The place of Breath of the Wild in the Zelda timeline is uncertain, as Nintendo has not revealed that, but the game takes place in the land of Hyrule 10,000 years after Calamity Ganon had attempted to invade the land, but was thwarted by Link and Zelda, with the aid of four divine beasts and futuristic technology developed by the Sheikah race. A century prior to the start of the story, Princess Zelda conducted further research on Sheikah technology and chose four champions to pilot the divine beast in case Ganon were ever to return. Upon Ganon’s return, he turned the divine beasts and the Sheikah technology against Hyrule, using it to ravage the land, while he remained confined to Hyrule Castle. After fighting the menace, Zelda returns to Hyrule Castle in order to ensure that Ganon is kept confined there, whilst link is taken to the Shrine of Resurrection to awake 100 years after Ganon’s return when he is then tasked with freeing the divine beasts, and to finally defeat Ganon, and drive him out of Hyrule once again.

Being the first main entry in the Zelda series to include voice acting, the story is a lot more emotionally charged than ever before, and it offers a much newer perspective on each character, excluding Link, who is still the same silent protagonist. Although the voice acting is a little below par, the game’s story is a welcome departure from many conventions of past Zelda titles; the portrayal of Princess Zelda herself, for me, being the best feature. Players are sternly reminded of the reason why the series is named The Legend of Zelda since she carries an aura of mystery and beauty, and to a much greater extent than before, a great depth to her character that Shigeru Miyamoto was inspired by in the first place when naming her after Zelda Fitzgerald; the wife of the American novelist F. Scott Fitzgerald.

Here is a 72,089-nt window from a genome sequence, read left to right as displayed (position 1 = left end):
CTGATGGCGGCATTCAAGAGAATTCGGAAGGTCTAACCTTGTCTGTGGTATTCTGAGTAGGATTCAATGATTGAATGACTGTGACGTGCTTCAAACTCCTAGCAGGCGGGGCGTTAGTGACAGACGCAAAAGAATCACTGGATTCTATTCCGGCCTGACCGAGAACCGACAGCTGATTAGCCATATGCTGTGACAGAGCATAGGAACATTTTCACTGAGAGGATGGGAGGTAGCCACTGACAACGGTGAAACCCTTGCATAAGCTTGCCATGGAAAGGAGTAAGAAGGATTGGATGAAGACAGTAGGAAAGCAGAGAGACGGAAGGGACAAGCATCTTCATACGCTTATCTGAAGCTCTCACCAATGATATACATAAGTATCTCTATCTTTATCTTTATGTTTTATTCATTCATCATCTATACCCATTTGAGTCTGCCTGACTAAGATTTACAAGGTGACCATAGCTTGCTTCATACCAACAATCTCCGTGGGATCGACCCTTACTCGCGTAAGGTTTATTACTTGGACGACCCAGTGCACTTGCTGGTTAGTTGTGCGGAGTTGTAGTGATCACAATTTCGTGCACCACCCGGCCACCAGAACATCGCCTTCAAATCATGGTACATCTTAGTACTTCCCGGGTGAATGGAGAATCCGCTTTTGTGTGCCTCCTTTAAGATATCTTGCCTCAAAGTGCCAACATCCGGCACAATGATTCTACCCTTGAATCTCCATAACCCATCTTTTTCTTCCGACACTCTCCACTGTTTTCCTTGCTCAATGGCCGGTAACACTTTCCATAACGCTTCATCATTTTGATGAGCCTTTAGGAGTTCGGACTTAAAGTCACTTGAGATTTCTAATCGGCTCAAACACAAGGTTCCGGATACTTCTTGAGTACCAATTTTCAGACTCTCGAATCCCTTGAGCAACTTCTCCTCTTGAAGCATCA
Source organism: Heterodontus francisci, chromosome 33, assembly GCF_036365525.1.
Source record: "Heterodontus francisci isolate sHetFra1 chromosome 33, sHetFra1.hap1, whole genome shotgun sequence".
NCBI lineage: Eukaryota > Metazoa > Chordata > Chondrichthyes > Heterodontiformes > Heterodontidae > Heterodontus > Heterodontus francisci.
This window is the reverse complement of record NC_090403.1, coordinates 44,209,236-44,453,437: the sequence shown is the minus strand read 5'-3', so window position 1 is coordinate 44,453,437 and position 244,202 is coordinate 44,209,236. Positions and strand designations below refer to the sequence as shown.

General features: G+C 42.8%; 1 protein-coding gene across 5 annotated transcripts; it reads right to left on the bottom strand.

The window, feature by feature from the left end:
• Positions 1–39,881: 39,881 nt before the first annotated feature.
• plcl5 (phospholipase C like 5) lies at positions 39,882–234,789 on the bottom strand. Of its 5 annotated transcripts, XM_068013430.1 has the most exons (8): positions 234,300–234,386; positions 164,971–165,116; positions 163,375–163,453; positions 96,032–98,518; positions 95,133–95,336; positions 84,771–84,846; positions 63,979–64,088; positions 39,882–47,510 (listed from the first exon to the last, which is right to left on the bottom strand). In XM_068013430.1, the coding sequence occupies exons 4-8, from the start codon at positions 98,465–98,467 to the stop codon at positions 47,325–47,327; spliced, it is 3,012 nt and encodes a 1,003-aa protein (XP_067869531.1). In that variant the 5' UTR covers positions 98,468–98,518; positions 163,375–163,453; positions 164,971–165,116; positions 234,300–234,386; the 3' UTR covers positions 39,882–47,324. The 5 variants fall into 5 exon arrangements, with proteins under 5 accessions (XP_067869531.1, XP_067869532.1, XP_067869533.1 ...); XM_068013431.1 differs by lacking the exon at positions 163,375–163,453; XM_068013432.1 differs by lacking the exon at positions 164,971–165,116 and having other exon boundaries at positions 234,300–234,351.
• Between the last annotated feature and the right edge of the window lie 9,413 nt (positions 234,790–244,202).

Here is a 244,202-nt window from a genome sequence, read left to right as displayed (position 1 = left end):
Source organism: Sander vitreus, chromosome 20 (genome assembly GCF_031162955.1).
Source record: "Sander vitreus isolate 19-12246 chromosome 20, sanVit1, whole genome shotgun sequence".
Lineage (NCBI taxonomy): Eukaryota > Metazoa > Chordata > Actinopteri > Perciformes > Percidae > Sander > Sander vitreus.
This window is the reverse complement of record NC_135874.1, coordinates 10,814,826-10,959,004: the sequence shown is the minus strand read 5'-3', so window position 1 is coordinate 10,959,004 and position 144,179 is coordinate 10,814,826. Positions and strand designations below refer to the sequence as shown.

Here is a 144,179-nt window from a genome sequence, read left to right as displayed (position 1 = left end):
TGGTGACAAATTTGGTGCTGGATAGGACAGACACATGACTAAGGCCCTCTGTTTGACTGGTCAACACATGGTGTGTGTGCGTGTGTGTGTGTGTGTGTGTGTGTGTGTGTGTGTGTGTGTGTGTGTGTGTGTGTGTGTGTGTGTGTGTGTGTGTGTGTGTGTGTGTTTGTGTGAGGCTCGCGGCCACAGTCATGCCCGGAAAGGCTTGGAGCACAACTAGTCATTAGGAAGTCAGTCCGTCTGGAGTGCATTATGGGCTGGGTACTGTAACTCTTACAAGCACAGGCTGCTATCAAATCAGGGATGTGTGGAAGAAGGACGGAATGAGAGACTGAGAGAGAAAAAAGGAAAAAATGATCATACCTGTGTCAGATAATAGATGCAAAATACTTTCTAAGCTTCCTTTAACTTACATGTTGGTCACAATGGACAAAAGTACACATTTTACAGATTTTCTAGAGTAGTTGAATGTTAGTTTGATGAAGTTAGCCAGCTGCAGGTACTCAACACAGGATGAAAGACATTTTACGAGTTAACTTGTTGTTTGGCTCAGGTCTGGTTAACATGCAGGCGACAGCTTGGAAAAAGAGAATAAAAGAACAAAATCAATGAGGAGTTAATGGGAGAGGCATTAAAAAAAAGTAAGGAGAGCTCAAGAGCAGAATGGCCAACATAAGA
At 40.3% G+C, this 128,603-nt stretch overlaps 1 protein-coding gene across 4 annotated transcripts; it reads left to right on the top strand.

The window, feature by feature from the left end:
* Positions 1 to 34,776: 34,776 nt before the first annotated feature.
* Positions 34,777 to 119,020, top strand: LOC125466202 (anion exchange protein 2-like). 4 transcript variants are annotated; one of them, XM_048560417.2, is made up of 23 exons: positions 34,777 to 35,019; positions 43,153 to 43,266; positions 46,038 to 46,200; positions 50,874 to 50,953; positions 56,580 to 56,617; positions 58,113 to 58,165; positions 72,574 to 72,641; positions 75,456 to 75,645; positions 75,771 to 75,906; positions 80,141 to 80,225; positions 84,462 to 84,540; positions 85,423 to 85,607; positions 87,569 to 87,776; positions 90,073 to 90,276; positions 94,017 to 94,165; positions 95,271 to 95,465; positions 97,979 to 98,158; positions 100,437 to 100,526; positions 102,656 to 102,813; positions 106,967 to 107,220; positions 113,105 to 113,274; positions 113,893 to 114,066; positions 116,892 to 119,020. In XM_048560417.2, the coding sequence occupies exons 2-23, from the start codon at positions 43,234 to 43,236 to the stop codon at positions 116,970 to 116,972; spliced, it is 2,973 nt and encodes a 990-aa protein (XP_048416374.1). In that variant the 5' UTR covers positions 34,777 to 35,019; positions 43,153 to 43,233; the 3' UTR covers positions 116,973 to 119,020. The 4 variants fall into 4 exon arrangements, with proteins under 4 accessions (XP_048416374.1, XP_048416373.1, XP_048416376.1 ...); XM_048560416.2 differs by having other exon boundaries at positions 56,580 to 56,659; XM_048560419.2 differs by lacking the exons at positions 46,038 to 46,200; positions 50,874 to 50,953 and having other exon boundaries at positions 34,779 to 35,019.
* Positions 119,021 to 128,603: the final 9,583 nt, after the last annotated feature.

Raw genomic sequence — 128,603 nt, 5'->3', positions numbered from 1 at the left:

Originality – 9.5/10

Breath of the Wild is definitely much more evolutionary than it is revolutionary in my opinion, which is why I would personally place it beneath Ocarina of Time. Regardless, the game takes the concept of open-world gameplay, and introduces a wide range of new ideas and gameplay elements, making it one of the most unique titles of the eighth generation. It seems Nintendo has looked at a lot of limitations in open-world gaming and developed on them, such a in the case of climbing mountains compared to The Elder Scrolls games. I’ve heard people complaining that there isn’t enough in Breath of the Wild to make it seem like a Zelda game, but to me, that’s a reason that makes the game stand out so much in a positive way since Nintendo has become accused by critics of merely recycling the games, and giving them a new coat of paint; particularly where games for the Wii U are concerned. But to me personally, the departures that this game seems to have taken from the rest of the series are positive ones, and it makes for the best Nintendo gaming experience in a very long time.


Overall, Breath of the Wild is most certainly one of the best games Nintendo has ever developed, as well as being one of the best games ever developed in general. There is a lot of things to do, the world of Hyrule has never looked so compelling, and layers will be engaged in the story on an entirely different level to anything seen in the series before.



9.5/10 (Outstanding)

Q&A With Twirlbound